A new Internet series has made a splash, and it’s frequently described as Africa’s answer to Sex and the City. An African City is set in the Ghanaian capital of Accra, and follows the lives and loves of five successful African females who return to the continent after spending much of their adult life abroad in the U.S. and U.K.

Created by Nicole Amarteifio and Millie Monyo, the duo have utilized millennial methods as well as traditional means to get the world buzzing about their boundary pushing show. Alongside director Dickson Dzakpasu, the trio are focused on entertaining the masses, changing public perceptions on how Africans are viewed, and fostering a discussion-inducing look at relationships within the continent.


Each episode of An African City continues to grow in awareness, exposing viewers to an on-the-ground look at Accra, its language and customs. Starring Esosa Edosomwan, Maame Adjei, Nana Mensah, Marie Humbert, and MaameYaa Boafo, the show provides soul-searching commentary that women in any part of the world can relate to.

Critics have questioned whether the show is only focusing on a certain segment of African woman, as each character has a respectable level of success. But, as our exclusive interview with Nicole Amarteifio and Millie Monyo shows, “certain segments” have proliferated all of the great television shows aimed at women—from Sex and the City to Girlfriends.

With the increased new-media capabilities come opportunities to crack the rigid TV code. Amarteifio and Monyo join the ranks of Dennis Dortch (Black & Sexy TV) and Awkward Black Girl’s Issa Rae in creating interesting content for the next-gen audience. In our chat, Amarteifio and Monyo describe An African City’s origins, respond to skeptics and criticism, and explain how “An African Dump” will spark the discussion to improve male-female relations.

EBONY: How important was it to focus the show from the perspective of a returnee? What elements within An African City aim to separate the show from the Sex and the City comparisons?

Millie Monyo: For me, I loved the fact that it was the returnee’s story. When I started my own business, I always had a thought in the back of my mind to return to Ghana, and wondered how I’d be received and if I would be able to be successful there. Even though I thought of Accra as my second home, I wondered if I would be a fish out of water. I tried it in 2012 for a year and somehow ended up back in New York. Nicole has stayed, but it’s our story and it needs to be told.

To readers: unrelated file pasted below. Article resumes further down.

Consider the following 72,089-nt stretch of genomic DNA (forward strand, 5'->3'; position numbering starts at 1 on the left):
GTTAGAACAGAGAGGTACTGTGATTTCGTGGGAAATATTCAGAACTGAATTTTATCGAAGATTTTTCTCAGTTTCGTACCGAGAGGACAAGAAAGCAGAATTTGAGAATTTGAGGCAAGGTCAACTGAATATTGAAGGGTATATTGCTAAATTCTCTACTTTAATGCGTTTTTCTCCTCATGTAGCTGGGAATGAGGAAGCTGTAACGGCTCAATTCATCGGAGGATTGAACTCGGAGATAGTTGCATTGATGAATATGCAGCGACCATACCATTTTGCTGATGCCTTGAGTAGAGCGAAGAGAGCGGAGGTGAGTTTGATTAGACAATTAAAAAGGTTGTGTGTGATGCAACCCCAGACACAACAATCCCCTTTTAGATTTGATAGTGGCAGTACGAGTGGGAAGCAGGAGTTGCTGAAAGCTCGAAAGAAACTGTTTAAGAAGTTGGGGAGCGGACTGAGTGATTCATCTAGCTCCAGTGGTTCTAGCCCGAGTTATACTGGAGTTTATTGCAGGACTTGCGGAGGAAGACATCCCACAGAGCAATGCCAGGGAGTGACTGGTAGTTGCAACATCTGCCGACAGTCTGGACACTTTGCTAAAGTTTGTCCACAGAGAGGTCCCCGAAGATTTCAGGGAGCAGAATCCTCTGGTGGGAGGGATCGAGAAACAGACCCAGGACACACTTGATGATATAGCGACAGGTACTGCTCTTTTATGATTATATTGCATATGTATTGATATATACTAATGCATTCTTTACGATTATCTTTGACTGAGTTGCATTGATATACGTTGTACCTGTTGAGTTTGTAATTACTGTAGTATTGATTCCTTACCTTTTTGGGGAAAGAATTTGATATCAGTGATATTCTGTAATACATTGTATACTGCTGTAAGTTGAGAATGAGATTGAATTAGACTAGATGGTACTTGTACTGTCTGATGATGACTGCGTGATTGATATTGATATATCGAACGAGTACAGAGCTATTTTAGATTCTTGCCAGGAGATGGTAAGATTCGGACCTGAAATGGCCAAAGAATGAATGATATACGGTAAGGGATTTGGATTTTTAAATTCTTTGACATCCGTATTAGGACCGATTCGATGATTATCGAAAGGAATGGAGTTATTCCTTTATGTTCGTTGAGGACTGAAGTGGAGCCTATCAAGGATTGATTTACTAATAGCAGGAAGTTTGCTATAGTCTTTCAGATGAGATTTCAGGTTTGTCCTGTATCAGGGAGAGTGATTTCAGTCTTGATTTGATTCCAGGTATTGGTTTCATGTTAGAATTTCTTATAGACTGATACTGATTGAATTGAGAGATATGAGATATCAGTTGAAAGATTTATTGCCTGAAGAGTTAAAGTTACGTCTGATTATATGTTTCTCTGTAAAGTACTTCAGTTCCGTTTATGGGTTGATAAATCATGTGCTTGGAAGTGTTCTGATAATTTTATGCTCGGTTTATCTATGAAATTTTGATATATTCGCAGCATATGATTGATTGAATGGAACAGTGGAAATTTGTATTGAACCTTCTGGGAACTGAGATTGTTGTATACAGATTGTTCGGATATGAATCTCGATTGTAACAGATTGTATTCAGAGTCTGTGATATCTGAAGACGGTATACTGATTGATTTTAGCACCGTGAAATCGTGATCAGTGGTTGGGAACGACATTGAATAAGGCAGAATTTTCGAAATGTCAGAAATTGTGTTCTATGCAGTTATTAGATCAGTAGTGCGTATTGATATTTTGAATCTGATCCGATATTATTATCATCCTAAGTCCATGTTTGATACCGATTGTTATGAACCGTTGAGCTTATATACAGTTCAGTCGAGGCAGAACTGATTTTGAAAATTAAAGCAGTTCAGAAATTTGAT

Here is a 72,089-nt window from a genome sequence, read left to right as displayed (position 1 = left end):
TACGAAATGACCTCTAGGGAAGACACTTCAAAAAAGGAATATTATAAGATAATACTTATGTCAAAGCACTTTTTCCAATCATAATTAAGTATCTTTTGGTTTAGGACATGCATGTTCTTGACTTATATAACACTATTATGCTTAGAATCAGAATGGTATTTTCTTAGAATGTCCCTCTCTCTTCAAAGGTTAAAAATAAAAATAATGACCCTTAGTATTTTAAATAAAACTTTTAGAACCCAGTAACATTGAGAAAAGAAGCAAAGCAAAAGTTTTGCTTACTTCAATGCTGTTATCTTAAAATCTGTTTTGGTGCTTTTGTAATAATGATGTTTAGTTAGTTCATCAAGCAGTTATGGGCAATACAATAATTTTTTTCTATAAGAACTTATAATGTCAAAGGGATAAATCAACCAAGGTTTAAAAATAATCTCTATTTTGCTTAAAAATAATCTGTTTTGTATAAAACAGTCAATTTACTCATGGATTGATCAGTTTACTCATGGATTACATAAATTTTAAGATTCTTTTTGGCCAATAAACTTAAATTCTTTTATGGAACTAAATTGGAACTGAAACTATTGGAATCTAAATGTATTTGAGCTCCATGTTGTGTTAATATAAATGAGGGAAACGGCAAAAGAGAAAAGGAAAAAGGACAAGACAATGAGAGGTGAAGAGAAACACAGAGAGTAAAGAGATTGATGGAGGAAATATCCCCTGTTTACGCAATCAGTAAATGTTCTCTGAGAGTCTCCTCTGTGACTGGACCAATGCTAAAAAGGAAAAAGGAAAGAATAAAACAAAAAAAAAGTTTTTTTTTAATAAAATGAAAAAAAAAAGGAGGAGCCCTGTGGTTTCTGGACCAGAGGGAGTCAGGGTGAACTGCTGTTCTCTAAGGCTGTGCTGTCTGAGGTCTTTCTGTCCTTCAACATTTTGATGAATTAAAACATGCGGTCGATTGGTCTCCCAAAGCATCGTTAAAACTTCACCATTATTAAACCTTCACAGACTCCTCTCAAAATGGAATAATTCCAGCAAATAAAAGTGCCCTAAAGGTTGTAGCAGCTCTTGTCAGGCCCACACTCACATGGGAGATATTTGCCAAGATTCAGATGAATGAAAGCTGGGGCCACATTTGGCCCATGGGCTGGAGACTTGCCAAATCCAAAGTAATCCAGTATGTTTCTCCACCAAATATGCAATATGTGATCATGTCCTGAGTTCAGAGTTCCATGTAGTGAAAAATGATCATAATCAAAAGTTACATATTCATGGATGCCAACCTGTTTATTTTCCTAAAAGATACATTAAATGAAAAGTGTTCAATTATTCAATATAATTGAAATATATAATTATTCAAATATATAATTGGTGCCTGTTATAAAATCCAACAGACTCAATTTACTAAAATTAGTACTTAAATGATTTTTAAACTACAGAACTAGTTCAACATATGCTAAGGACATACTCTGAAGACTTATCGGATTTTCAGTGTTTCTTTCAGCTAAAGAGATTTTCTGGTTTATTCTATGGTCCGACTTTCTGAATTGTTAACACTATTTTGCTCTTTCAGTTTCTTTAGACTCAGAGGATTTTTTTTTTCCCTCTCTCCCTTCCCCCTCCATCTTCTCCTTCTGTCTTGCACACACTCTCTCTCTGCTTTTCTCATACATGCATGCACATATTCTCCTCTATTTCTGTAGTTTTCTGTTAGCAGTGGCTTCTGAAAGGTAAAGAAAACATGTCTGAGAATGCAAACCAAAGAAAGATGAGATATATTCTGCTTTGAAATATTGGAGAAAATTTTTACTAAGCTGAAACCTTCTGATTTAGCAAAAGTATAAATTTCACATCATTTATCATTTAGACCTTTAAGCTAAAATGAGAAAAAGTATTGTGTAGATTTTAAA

To be honest, Sex and the City is still my favorite show! The comparisons are flattering and warranted! I love how open and honest Sex and the City was, and how I was able to connect to the characters. To see it now with my own sisters and with an African twist is an absolute pleasure!

EBONY: As viewers get acquainted with the show, how do you respond to comments that An African City only represents a “certain segment” of African women in society?

MM: Doesn’t every show only show a “certain segment”? 

Nicole Amarteifio: Exactly. Sex and the City was four Caucasian women in their 30s. The show was criticized for having no woman of color, but then look at what happened? In Sex and the City the movie, they introduce Jennifer Hudson… as a personal assistant.

If felt forced and, although it remains one of my favorite shows, that critique was handled in a way that then perpetuated the stereotype of the Black woman. I feel many Black women wanted a Jennifer Hudson who was on par with the other leading ladies and wearing Monolos—not a Jennifer Hudson who was responsible for organizing the Monolos in someone else’s closet.

So, I will continue to write about a “certain segment” of the African woman, because that is the model for writing a sitcom. And quite honestly, it’s about time that that “certain segment” of the African woman be showcased. Why not? For so long mainstream media has shown the African woman as one who has HIV, living in poverty and needs to be educated about maternal and child health. That has been the reoccurring visual of the African woman. I want to change that.

I’m reminded of when The Cosby Show first came out. A lot of people complained then about the show being one “certain segment” of society. Well, when for centuries the imagery of the Black person has been one way, why not? Why not change that story? Why not pivot the conversation in another direction?

And, what does Chimamanda Adichie say? “The danger of one story?” One story does not have to have the monopoly in the conversation; there is room for many stories.

But when it comes to the African woman, this is where we are different and where we are similar. Yes, in a continent of 54 countries, there are going to be African women of all shades, ethnic groups, classes, languages. But what about where we are one? As an avid viewer of Sex and the City, I could sometimes relate simply because of my sex, because I am woman. As a lover of both Girls and Girlfriends, I connect on the basis of my femininity.

In the same way, with An African City, I believe the Nigerian woman flying business class has something in common with a Ghanaian woman who is sitting in Nima pounding fufu. A Ghanaian woman who is the CEO of her own company has something in common with a Ugandan woman growing moringa on a farm in Masindi. These women all have something in common: they have all been in love at some point in their lives. Knowing or having known love—that connects all women throughout Africa and the world.